The Italian horror movement entered its golden age with the release of Dario Argento’s Suspiria in 1976. This was followed up by his equally influential Inferno in 1980. During this period, many Italian horror films were also turning to themes of zombies and demonic possession, obviously inspired by movies such as Dawn of the Dead and The Exorcist. Lucio Fulci’s Zombi II (1979), for example, remains a film which is still talked about due to its high gore content and the surrealistic showdown between a zombie and a shark. Gates of Hell, also known as City of the Living Dead (1980), is another Lucio Fulci film which still receives attention from fans of Italian horror movies. Exceedingly graphic, Gates of Hell features a scene in which a character vomits up her own intestines (in reality, the actress actually vomited up sheep intestines).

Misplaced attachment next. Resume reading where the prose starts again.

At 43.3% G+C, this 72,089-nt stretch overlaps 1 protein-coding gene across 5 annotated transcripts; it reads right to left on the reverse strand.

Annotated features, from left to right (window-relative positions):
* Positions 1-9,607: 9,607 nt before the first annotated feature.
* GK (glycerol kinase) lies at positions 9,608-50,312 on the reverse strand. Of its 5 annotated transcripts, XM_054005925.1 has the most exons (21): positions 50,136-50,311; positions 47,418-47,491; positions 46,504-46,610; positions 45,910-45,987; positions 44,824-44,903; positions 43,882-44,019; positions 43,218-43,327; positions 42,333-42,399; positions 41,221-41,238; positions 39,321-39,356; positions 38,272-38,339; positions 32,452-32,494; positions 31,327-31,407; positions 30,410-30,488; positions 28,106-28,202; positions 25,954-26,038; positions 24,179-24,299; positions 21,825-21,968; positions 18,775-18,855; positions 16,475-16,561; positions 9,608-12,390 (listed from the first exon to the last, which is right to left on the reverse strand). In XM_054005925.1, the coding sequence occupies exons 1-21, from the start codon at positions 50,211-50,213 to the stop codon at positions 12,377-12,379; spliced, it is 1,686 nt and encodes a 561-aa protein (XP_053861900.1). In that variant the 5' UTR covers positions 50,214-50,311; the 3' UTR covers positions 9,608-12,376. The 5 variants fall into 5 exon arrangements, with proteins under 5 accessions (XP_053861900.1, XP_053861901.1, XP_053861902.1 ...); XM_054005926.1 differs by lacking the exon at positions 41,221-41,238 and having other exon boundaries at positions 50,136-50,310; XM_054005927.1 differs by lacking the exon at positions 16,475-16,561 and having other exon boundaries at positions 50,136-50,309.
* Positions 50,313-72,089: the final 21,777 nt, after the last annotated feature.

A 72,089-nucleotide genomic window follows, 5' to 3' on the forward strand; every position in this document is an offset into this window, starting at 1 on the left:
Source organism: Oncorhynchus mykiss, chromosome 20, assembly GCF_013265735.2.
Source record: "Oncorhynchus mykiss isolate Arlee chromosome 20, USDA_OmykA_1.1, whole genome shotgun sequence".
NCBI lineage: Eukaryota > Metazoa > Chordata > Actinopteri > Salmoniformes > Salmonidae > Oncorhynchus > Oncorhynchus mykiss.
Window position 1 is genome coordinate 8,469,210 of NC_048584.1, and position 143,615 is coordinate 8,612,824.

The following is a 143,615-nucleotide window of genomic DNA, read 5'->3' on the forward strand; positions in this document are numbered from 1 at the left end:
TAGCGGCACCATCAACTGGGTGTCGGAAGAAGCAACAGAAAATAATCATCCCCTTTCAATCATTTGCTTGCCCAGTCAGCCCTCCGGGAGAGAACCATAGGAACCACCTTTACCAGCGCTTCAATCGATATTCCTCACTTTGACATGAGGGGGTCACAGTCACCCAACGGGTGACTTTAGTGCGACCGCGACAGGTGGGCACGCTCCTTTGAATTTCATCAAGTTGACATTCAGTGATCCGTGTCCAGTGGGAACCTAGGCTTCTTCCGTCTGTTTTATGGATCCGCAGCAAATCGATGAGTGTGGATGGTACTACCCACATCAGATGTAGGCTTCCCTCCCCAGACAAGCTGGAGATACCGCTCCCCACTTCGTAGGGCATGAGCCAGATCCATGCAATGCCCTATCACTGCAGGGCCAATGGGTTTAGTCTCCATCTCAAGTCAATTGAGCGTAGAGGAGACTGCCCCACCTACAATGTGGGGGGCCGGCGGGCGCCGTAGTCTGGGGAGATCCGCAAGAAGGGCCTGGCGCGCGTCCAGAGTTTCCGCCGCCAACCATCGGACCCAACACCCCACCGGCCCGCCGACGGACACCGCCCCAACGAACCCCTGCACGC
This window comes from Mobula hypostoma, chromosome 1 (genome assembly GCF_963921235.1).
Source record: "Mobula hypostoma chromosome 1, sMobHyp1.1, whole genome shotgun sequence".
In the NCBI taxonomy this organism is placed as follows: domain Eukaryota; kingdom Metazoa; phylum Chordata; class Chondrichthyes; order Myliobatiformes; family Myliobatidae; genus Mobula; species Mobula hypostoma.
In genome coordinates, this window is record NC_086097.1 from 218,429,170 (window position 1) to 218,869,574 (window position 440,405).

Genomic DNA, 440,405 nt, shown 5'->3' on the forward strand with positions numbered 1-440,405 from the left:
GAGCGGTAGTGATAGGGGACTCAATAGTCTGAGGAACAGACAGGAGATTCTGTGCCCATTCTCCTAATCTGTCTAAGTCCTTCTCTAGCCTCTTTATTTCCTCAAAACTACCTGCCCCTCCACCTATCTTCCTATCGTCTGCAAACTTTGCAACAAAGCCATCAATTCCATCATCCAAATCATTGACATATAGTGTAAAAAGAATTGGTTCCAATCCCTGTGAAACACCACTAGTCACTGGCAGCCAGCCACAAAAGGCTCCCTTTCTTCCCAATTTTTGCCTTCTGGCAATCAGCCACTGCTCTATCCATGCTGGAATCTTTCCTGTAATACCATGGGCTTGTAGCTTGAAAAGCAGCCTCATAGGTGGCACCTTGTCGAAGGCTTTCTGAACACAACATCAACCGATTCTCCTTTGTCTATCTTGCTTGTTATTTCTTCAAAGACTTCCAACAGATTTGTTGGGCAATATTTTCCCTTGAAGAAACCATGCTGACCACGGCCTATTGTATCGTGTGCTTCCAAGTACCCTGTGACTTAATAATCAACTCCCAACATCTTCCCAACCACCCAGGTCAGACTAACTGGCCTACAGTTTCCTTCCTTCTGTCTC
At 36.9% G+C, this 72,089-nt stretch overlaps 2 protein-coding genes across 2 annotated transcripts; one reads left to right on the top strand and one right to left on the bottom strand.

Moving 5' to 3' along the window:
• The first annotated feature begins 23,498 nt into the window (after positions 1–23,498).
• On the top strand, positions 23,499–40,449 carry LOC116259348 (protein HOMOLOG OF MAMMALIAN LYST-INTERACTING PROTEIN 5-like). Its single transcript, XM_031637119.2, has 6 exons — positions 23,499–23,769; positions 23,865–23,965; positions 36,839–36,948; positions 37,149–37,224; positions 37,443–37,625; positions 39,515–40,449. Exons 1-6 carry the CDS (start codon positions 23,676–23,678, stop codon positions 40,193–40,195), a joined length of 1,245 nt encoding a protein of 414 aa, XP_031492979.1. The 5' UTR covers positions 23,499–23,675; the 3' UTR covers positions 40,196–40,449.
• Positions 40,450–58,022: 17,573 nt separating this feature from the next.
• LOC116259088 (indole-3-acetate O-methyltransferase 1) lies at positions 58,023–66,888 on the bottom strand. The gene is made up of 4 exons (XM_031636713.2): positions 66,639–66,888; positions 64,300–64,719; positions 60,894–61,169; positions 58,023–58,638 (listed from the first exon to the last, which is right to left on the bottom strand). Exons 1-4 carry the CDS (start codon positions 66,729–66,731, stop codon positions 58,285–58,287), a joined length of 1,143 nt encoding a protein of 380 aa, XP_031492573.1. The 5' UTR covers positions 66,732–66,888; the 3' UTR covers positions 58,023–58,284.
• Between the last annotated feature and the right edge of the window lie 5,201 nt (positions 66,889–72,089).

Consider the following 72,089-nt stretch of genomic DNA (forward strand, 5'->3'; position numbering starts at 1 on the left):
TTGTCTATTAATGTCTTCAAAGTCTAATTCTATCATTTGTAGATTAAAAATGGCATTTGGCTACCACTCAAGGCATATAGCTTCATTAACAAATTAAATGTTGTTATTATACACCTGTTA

As the zombie genre continued to grow in popularity, a number of cannibal-themed films also began to get made. The most notorious of these is Cannibal Holocaust, made in 1980 by Ruggero Deodato. In it, a documentary crew heads into the Amazon jungle to search for a mythical tribe of cannibals. In order to get more interesting footage, they take to raping, torturing and killing the natives they encounter. Besides the extreme violence simulated in the film, Cannibal Holocaust is also known for showing the real-life deaths of a number of animals. Deodato continued to work in the genre after this film, with 1993’s Washing Machine widely regarded as his other notable work.